I think both sides in that argument have valid points (and not just so I don’t have to take sides.) On the one hand, Star Wars is clearly seen as a work of science fiction, however ‘unscientific’ aspects of it might be. It is also largely responsible for the massive growth of the genre.  And yes, it is set in space. On the other hand, however, if you look closely at Star Wars, it really is a fantasy story. The Force is magic, plain and simple (even if we accept the existence of midichlorians it’s still magic), and the story itself, particularly the original trilogy, takes heavy influence from the classic hero’s journey, something commonly found in fantasy. This is why I like the term science fantasy. It acknowledges the sci-fi setting, while admitting that the story and some elements of the setting are fantasy.

To extrapolate on the term science fantasy, I think it can also be applied to fantasy. What would you call a story set in a fantasy world, but it had advanced aliens as a major plot element? Or interplanetary travel by means of magic? Or if the magic was explained in detail so that you understood how it worked, like a piece of technology?

These kinds of things are what I find interesting. Both because they aren’t being done much at all (Brandon Sanderson has, in his stories, explained magic in a scientific manner and he has world-hopping, and it has been argued that Anne McCaffrey’s Dragonriders of Pern books had sci-fi elements–but these are the only examples I can think of quickly where the story seems mostly fantasy but has elements of sci-fi) and because I see the potential for very interesting stories in mixing the genres.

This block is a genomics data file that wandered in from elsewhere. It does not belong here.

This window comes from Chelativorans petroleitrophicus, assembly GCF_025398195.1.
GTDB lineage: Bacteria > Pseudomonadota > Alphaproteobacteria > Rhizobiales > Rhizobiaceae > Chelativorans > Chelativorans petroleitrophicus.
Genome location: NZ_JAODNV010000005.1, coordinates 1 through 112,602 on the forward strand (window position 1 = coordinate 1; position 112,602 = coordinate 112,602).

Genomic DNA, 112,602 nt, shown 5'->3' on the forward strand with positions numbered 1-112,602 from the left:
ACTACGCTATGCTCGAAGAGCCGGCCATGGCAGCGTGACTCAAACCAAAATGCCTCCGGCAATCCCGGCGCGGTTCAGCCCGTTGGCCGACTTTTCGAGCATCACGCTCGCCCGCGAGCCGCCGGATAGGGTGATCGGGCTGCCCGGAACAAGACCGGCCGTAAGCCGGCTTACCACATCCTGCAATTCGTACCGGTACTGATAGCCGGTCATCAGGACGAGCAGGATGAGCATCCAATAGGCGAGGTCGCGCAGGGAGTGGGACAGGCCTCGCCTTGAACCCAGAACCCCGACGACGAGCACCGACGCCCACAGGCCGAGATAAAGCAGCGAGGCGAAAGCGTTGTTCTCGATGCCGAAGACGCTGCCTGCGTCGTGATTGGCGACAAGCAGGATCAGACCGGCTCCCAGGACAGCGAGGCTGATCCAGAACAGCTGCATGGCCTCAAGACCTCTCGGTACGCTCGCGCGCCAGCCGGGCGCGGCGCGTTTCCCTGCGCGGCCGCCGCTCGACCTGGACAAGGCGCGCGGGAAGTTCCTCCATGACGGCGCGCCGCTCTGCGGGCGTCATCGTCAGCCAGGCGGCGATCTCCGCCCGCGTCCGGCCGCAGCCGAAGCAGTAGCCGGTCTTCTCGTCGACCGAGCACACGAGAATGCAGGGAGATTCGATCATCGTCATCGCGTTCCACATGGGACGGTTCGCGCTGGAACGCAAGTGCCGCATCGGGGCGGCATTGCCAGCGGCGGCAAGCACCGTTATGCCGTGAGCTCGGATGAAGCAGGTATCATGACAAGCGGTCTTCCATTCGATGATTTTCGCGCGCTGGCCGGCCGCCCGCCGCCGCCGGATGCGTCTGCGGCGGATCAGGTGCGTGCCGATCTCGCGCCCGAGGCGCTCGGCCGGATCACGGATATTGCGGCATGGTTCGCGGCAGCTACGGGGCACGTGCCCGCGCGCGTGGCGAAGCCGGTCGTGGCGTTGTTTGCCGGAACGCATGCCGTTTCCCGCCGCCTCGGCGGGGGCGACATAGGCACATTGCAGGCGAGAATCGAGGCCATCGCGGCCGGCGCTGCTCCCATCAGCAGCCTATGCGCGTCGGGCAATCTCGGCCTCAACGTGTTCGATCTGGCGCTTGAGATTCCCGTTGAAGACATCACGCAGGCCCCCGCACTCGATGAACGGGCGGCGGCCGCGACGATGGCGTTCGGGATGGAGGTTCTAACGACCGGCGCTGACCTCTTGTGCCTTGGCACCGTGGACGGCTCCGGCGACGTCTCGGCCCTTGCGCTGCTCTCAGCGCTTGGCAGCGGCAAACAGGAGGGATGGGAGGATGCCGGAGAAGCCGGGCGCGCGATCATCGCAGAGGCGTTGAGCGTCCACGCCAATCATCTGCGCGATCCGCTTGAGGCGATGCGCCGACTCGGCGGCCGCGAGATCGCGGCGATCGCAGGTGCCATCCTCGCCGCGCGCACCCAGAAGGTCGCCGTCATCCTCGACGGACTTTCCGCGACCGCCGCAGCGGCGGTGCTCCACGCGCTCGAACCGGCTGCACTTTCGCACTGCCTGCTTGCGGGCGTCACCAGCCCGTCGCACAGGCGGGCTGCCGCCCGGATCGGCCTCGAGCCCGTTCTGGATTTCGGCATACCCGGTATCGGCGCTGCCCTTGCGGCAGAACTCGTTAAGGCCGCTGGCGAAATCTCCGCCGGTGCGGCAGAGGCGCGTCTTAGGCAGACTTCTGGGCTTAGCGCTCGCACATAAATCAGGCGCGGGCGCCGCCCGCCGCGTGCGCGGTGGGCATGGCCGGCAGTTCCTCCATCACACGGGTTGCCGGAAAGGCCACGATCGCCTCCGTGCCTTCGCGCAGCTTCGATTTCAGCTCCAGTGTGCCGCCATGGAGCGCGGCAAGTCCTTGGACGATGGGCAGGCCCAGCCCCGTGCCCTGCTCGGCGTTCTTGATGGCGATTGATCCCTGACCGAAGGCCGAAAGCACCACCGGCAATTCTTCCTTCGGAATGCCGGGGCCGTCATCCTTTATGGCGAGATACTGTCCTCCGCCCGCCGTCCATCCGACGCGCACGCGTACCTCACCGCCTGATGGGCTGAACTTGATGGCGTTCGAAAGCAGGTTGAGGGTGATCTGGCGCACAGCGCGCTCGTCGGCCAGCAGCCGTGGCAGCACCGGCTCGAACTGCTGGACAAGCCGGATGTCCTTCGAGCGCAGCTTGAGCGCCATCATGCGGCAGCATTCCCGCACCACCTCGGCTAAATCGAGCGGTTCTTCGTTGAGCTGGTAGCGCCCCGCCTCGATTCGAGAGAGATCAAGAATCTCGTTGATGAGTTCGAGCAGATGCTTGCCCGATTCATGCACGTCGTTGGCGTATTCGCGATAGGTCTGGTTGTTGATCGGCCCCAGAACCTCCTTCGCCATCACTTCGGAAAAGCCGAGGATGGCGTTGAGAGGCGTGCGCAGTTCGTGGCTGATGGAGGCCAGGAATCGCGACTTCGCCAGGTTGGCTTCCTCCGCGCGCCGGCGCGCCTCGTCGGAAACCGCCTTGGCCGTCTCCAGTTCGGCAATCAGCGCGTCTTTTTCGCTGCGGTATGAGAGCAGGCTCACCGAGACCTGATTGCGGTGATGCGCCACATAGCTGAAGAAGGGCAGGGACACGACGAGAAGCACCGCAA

What would happen if an advanced alien race discovered magic on a less advanced fantasy world? How would things play out if two fantasy-style worlds became aware of each other, and had means to travel from one to the other? How would an alien invasion of a fantasy world go?

These are reasons I write what I do. A large aspect of the universe my stories will be set in is based around that idea. The first novel I’ve completed is very much in a sci-fi setting, but the story is more akin to a fantasy story and there is magic (though it’s not referred to as such). And the novel I’m working on now, an epic fantasy, will have a character alien to that world, and I will begin to explore the impact of advanced races interfering in those less advanced.

As with non-human characters, this is something I feel should be explored more in sci-fi and fantasy, and I intend to explore these areas.

So if I ever hear someone complain that there’s fantasy in their sci-fi or too much science fiction in their fantasy, my response will be simple: Good! Let the two genres that have a natural connection mix. Tell new and interesting stories using tools from both great genres. Besides, I’m sure most people at some point imagined what would happen if Gandalf met Obi-Wan Kenobi, or if Captain Kirk met Aragorn… or if Harry Dresden met, well, anyone…

And I think this is a good place to stop, before I really start rambling and listing off all the possible awesome crossovers (that have probably already happened in fanfiction).

 

So until next time, keep writing, and mix some genres together!